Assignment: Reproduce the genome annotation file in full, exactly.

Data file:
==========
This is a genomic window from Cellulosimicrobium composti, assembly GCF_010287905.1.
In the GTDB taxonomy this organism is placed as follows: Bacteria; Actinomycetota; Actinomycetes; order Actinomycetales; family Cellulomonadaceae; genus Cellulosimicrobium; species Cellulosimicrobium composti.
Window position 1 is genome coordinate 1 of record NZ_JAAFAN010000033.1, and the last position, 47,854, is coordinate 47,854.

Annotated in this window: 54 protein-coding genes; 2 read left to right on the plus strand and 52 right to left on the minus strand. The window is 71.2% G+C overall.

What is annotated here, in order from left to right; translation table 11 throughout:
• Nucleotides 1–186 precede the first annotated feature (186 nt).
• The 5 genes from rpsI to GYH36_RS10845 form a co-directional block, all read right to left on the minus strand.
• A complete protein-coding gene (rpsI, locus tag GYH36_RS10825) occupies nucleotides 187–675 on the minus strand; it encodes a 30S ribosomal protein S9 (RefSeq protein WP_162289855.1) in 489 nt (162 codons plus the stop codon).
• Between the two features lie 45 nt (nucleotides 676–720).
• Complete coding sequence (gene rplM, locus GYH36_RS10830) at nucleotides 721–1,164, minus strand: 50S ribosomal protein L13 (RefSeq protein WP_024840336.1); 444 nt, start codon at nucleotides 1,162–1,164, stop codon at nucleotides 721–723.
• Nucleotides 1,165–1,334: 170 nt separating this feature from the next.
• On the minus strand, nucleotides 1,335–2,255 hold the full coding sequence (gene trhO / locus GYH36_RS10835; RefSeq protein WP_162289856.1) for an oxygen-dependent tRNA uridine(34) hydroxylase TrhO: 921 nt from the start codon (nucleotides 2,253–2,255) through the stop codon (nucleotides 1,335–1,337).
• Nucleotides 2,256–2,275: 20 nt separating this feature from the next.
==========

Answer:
This is a genomic window from Cellulosimicrobium composti, assembly GCF_010287905.1.
In the GTDB taxonomy this organism is placed as follows: Bacteria; Actinomycetota; Actinomycetes; order Actinomycetales; family Cellulomonadaceae; genus Cellulosimicrobium; species Cellulosimicrobium composti.
Window position 1 is genome coordinate 1 of record NZ_JAAFAN010000033.1, and the last position, 47,854, is coordinate 47,854.

Annotated in this window: 54 protein-coding genes; 2 read left to right on the plus strand and 52 right to left on the minus strand. The window is 71.2% G+C overall.

What is annotated here, in order from left to right; translation table 11 throughout:
• Nucleotides 1–186 precede the first annotated feature (186 nt).
• The 5 genes from rpsI to GYH36_RS10845 form a co-directional block, all read right to left on the minus strand.
• A complete protein-coding gene (rpsI, locus tag GYH36_RS10825) occupies nucleotides 187–675 on the minus strand; it encodes a 30S ribosomal protein S9 (RefSeq protein WP_162289855.1) in 489 nt (162 codons plus the stop codon).
• Between the two features lie 45 nt (nucleotides 676–720).
• Complete coding sequence (gene rplM, locus GYH36_RS10830) at nucleotides 721–1,164, minus strand: 50S ribosomal protein L13 (RefSeq protein WP_024840336.1); 444 nt, start codon at nucleotides 1,162–1,164, stop codon at nucleotides 721–723.
• Nucleotides 1,165–1,334: 170 nt separating this feature from the next.
• On the minus strand, nucleotides 1,335–2,255 hold the full coding sequence (gene trhO / locus GYH36_RS10835; RefSeq protein WP_162289856.1) for an oxygen-dependent tRNA uridine(34) hydroxylase TrhO: 921 nt from the start codon (nucleotides 2,253–2,255) through the stop codon (nucleotides 1,335–1,337).
• Nucleotides 2,256–2,275: 20 nt separating this feature from the next.